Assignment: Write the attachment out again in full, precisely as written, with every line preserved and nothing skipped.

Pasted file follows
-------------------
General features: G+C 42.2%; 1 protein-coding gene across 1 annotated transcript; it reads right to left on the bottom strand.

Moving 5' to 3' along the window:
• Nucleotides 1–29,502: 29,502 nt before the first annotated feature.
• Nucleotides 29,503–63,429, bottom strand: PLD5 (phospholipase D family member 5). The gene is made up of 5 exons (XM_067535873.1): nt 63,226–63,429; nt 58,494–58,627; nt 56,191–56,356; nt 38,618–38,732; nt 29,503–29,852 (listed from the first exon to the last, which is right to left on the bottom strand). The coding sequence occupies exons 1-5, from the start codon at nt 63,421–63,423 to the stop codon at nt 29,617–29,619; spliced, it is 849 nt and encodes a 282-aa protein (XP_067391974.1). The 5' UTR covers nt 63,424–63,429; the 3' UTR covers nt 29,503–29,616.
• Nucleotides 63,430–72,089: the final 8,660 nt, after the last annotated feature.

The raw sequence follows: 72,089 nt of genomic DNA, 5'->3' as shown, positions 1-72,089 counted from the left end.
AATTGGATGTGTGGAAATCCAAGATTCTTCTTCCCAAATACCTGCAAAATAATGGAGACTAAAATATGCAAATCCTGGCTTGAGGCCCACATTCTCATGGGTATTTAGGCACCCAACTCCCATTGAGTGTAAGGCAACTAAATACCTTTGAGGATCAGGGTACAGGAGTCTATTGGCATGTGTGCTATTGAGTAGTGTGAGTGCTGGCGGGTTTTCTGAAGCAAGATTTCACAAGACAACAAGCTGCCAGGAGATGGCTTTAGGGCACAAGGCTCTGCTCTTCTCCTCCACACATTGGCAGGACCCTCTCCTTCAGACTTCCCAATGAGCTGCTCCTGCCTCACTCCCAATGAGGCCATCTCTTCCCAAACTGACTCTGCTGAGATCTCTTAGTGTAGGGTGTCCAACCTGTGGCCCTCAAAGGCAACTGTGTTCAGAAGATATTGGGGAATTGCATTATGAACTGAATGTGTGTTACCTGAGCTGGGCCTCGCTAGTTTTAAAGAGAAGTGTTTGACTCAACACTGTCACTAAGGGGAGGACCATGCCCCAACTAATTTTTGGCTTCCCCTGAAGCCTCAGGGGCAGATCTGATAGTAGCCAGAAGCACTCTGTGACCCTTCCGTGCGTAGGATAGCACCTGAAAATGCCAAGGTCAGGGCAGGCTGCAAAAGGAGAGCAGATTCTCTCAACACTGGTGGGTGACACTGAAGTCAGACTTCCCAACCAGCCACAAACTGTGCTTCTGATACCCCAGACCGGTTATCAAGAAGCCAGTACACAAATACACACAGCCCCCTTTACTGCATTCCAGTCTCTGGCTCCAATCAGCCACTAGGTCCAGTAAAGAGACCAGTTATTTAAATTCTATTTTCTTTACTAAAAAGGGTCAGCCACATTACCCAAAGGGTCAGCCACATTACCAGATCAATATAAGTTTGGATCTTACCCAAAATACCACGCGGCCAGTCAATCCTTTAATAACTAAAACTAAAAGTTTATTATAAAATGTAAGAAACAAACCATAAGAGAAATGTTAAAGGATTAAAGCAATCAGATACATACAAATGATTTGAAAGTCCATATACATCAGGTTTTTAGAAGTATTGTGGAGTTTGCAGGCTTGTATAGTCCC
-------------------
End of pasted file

General features: G+C 42.2%; 1 protein-coding gene across 1 annotated transcript; it reads right to left on the bottom strand.

Moving 5' to 3' along the window:
• Nucleotides 1–29,502: 29,502 nt before the first annotated feature.
• Nucleotides 29,503–63,429, bottom strand: PLD5 (phospholipase D family member 5). The gene is made up of 5 exons (XM_067535873.1): nt 63,226–63,429; nt 58,494–58,627; nt 56,191–56,356; nt 38,618–38,732; nt 29,503–29,852 (listed from the first exon to the last, which is right to left on the bottom strand). The coding sequence occupies exons 1-5, from the start codon at nt 63,421–63,423 to the stop codon at nt 29,617–29,619; spliced, it is 849 nt and encodes a 282-aa protein (XP_067391974.1). The 5' UTR covers nt 63,424–63,429; the 3' UTR covers nt 29,503–29,616.
• Nucleotides 63,430–72,089: the final 8,660 nt, after the last annotated feature.

The raw sequence follows: 72,089 nt of genomic DNA, 5'->3' as shown, positions 1-72,089 counted from the left end.
AATTGGATGTGTGGAAATCCAAGATTCTTCTTCCCAAATACCTGCAAAATAATGGAGACTAAAATATGCAAATCCTGGCTTGAGGCCCACATTCTCATGGGTATTTAGGCACCCAACTCCCATTGAGTGTAAGGCAACTAAATACCTTTGAGGATCAGGGTACAGGAGTCTATTGGCATGTGTGCTATTGAGTAGTGTGAGTGCTGGCGGGTTTTCTGAAGCAAGATTTCACAAGACAACAAGCTGCCAGGAGATGGCTTTAGGGCACAAGGCTCTGCTCTTCTCCTCCACACATTGGCAGGACCCTCTCCTTCAGACTTCCCAATGAGCTGCTCCTGCCTCACTCCCAATGAGGCCATCTCTTCCCAAACTGACTCTGCTGAGATCTCTTAGTGTAGGGTGTCCAACCTGTGGCCCTCAAAGGCAACTGTGTTCAGAAGATATTGGGGAATTGCATTATGAACTGAATGTGTGTTACCTGAGCTGGGCCTCGCTAGTTTTAAAGAGAAGTGTTTGACTCAACACTGTCACTAAGGGGAGGACCATGCCCCAACTAATTTTTGGCTTCCCCTGAAGCCTCAGGGGCAGATCTGATAGTAGCCAGAAGCACTCTGTGACCCTTCCGTGCGTAGGATAGCACCTGAAAATGCCAAGGTCAGGGCAGGCTGCAAAAGGAGAGCAGATTCTCTCAACACTGGTGGGTGACACTGAAGTCAGACTTCCCAACCAGCCACAAACTGTGCTTCTGATACCCCAGACCGGTTATCAAGAAGCCAGTACACAAATACACACAGCCCCCTTTACTGCATTCCAGTCTCTGGCTCCAATCAGCCACTAGGTCCAGTAAAGAGACCAGTTATTTAAATTCTATTTTCTTTACTAAAAAGGGTCAGCCACATTACCCAAAGGGTCAGCCACATTACCAGATCAATATAAGTTTGGATCTTACCCAAAATACCACGCGGCCAGTCAATCCTTTAATAACTAAAACTAAAAGTTTATTATAAAATGTAAGAAACAAACCATAAGAGAAATGTTAAAGGATTAAAGCAATCAGATACATACAAATGATTTGAAAGTCCATATACATCAGGTTTTTAGAAGTATTGTGGAGTTTGCAGGCTTGTATAGTCCC